Most recent studies have focused on shift detection, the task of deciding whether and to what extent the concept evoked by a word has changed between time periods (e.g., Gulordava and Baroni, 2011; Kim et al., 2014; Kulkarni et al., 2015; Del Tredici et al., 2019; Hamilton et al., 2016; Bamler and Mandt, 2017; Rosenfeld and Erk, 2018). This line of work relies mainly on distributional semantic models, which produce one abstract representation for every word form. However, aggregating all senses of a word into a single representation is particularly problematic for semantic change as word meaning hardly ever shifts directly from one sense to another, but rather typically goes through polysemous stages (Hopper and others, 1991). This limitation has motivated recent work on word sense induction across time periods (Lau et al., 2012; Cook et al., 2014; Mitra et al., 2014; Frermann and Lapata, 2016; Rudolph and Blei, 2018; Hu et al., 2019). Word senses, however, have shortcomings themselves as they are a discretisation of word meaning, which is continuous in nature and modulated by context to convey ad-hoc interpretations (Brugman, 1988; Kilgarriff, 1997; Paradis, 2011).

In this work, we propose a usage-based approach to lexical semantic change, where sentential context modulates lexical meaning “on the fly” (Ludlow, 2014). We present a novel method that (1) exploits a pre-trained neural language model (BERT; Devlin et al., 2019) to obtain contextualised representations for every occurrence of a word of interest, (2) clusters these representations into usage types, and (3) measures change along time. More concretely, we make the following contributions:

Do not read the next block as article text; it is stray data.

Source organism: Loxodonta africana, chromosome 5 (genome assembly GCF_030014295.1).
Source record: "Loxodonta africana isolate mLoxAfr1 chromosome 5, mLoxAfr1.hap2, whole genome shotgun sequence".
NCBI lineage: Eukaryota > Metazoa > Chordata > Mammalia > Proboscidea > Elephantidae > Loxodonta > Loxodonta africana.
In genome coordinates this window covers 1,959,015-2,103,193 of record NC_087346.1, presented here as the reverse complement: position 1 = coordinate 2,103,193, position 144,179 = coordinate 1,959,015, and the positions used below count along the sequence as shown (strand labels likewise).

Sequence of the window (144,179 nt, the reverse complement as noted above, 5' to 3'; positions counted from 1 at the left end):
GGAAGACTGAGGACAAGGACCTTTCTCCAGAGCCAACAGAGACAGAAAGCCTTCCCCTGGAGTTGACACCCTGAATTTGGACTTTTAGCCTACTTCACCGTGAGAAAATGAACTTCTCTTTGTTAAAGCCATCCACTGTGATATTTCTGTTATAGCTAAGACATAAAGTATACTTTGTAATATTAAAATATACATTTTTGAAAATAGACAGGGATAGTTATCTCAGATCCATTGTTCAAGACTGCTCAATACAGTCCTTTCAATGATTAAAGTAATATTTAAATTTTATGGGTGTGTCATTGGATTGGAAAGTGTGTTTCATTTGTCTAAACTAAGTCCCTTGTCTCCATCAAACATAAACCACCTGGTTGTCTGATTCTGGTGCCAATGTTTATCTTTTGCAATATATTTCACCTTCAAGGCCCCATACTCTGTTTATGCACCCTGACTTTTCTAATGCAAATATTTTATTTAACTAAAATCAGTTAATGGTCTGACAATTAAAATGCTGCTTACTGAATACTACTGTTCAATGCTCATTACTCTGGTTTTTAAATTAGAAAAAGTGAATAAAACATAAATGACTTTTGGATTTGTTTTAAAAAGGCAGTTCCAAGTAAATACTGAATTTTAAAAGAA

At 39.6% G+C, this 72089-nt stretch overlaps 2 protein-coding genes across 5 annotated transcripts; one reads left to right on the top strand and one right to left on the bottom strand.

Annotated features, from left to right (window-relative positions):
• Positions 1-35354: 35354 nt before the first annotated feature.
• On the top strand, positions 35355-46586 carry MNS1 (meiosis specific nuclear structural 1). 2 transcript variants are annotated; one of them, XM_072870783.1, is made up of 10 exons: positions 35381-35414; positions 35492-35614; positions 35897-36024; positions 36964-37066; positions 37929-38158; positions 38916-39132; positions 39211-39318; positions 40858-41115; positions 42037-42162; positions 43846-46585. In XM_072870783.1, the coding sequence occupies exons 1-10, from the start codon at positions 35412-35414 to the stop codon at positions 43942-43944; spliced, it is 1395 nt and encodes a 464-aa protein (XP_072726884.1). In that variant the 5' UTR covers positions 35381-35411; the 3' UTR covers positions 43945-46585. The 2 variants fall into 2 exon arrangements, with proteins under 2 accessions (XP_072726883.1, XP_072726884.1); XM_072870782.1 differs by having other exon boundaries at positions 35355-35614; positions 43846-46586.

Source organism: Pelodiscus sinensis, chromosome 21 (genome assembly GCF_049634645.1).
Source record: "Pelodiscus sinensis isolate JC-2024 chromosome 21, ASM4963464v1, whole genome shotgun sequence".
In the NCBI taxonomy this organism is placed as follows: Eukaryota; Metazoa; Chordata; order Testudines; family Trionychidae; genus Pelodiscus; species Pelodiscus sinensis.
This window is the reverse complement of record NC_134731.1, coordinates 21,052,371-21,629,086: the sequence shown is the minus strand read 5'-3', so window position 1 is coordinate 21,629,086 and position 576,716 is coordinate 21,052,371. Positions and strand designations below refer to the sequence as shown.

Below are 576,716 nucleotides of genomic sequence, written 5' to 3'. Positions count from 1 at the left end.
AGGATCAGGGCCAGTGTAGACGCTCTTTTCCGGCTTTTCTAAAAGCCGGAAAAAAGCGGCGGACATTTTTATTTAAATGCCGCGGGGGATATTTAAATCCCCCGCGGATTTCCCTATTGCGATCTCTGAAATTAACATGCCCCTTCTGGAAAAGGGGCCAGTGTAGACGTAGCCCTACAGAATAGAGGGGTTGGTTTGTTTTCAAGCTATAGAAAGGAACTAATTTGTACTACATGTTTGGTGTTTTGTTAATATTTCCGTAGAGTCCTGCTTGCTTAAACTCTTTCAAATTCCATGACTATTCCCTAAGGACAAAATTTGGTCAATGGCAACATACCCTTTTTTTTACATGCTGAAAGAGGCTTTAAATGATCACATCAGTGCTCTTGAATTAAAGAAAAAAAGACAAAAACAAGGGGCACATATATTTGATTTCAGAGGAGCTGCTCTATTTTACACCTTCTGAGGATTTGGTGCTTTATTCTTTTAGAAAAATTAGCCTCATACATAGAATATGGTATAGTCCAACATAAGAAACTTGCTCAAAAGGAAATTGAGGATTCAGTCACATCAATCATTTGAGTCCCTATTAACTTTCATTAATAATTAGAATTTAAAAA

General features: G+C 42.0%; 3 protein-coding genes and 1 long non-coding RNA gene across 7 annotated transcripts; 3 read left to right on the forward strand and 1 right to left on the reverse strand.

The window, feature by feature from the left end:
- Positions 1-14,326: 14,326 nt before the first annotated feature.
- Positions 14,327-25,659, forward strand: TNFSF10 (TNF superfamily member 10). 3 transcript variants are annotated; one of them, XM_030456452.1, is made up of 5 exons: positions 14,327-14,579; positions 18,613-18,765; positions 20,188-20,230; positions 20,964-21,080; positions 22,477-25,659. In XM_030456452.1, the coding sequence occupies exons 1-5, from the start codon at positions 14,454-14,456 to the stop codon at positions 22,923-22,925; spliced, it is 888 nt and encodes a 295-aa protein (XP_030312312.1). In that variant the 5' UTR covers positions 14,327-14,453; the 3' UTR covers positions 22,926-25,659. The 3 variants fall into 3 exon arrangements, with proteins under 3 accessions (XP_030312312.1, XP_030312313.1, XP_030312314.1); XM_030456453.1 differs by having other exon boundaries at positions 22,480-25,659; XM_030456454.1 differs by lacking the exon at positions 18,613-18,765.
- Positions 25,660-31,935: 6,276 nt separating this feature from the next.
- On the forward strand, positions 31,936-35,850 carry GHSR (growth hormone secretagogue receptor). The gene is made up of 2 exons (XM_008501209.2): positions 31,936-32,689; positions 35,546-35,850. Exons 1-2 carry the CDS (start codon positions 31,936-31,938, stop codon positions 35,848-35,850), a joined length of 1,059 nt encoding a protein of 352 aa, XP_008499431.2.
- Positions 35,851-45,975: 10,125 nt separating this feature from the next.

• [leftmargin=11pt,topsep=2pt,itemsep=1pt]

  • We present the first unsupervised approach to lexical semantic change that makes use of state-of-the-art contextualised word representations.

  • We propose several metrics to measure semantic change with this type of representation. Our code is available at https://github.com/glnmario/cwr4lsc.

  • We create a new evaluation dataset of human similarity judgements on more than 3K word usage pairs across different time periods, available at https://doi.org/10.5281/zenodo.3773250.